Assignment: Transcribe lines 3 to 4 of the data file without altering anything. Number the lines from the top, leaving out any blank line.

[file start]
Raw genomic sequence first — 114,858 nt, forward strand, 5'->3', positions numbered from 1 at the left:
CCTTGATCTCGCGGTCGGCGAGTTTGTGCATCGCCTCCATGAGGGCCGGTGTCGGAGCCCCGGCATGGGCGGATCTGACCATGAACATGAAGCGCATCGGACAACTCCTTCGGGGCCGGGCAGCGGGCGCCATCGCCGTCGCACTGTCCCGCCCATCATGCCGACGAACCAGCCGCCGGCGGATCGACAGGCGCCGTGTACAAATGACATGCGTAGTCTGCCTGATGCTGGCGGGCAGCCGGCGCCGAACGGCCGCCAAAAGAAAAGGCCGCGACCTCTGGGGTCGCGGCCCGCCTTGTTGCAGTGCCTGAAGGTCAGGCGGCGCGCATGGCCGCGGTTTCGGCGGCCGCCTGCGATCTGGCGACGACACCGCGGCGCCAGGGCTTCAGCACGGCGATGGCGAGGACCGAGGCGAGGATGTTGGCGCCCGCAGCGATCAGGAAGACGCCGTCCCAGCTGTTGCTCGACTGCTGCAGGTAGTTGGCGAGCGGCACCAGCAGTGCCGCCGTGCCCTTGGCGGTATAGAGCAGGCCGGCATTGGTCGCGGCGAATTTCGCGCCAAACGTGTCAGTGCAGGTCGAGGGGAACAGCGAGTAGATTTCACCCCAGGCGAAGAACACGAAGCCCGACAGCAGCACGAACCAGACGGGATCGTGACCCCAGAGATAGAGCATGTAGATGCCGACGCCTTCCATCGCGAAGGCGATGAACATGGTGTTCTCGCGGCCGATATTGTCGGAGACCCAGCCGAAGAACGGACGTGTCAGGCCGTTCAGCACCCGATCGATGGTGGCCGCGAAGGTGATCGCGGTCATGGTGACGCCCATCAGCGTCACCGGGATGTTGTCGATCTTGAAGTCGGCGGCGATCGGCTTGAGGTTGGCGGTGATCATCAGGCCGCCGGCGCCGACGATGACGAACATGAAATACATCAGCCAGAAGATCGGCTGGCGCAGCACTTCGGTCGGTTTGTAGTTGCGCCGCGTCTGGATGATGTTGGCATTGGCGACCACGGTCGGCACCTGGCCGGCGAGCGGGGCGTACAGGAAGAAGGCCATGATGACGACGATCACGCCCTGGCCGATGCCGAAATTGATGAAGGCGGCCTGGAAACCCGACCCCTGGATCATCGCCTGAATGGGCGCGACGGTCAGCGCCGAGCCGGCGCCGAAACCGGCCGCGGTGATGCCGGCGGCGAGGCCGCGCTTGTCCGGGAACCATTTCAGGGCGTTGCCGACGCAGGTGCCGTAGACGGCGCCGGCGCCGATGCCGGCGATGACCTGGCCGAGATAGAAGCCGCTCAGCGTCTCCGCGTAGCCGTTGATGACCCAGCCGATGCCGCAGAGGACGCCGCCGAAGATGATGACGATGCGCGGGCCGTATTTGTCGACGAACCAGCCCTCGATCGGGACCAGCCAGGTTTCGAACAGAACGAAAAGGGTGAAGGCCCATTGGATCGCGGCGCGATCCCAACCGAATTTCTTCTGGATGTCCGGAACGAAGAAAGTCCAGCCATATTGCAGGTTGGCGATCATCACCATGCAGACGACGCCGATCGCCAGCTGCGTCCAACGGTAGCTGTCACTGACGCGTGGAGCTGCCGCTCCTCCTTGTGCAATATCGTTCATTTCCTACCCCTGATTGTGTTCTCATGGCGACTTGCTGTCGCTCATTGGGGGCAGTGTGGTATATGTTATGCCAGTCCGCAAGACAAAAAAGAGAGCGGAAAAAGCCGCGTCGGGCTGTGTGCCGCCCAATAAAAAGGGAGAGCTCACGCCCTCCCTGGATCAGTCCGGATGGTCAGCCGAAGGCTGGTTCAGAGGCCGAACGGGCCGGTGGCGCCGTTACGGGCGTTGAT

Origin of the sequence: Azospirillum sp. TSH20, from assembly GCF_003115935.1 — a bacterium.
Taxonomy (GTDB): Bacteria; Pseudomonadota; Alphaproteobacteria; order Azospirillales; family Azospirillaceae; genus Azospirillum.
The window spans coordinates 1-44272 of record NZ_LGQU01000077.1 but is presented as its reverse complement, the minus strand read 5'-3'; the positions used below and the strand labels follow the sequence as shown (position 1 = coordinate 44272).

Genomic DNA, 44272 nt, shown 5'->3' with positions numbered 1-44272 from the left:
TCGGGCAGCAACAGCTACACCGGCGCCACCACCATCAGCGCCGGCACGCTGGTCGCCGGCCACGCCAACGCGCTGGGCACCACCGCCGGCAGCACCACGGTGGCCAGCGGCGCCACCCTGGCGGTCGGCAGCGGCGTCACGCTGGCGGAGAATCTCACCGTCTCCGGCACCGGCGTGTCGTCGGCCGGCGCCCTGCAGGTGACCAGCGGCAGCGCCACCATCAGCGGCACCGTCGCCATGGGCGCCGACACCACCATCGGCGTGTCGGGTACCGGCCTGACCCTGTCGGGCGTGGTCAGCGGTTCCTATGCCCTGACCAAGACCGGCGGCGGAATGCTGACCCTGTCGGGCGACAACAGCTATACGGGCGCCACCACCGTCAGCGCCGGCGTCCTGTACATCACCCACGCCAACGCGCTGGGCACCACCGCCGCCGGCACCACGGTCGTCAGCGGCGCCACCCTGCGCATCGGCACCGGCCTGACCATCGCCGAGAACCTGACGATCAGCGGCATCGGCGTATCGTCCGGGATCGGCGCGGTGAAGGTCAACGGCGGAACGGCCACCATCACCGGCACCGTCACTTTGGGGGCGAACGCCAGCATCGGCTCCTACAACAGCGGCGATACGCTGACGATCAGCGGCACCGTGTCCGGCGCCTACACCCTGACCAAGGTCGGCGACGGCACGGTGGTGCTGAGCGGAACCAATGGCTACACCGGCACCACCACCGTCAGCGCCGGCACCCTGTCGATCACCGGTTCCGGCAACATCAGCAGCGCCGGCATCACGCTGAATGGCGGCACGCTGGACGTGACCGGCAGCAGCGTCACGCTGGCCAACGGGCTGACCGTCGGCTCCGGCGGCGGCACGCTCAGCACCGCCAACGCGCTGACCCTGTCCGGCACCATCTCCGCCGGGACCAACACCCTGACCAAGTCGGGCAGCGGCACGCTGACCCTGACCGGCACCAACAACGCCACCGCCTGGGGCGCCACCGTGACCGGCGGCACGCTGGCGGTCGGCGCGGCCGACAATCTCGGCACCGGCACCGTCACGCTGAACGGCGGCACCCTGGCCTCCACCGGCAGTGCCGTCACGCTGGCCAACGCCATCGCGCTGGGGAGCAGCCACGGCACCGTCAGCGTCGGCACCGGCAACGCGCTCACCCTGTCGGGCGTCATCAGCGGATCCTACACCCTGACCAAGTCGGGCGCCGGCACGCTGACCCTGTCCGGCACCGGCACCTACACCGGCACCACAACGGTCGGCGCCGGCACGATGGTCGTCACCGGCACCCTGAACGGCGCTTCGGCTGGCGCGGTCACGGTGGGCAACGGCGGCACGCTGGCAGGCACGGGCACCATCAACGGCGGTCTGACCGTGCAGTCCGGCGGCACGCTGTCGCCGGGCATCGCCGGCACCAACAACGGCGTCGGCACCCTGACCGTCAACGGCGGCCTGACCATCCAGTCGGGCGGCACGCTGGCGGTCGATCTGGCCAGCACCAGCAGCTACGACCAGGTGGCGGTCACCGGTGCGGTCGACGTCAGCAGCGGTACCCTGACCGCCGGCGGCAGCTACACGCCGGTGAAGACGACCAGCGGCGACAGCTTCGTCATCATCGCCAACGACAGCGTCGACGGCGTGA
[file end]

Origin of the sequence: Azospirillum sp. TSH20, from assembly GCF_003115935.1 — a bacterium.
Taxonomy (GTDB): Bacteria; Pseudomonadota; Alphaproteobacteria; order Azospirillales; family Azospirillaceae; genus Azospirillum.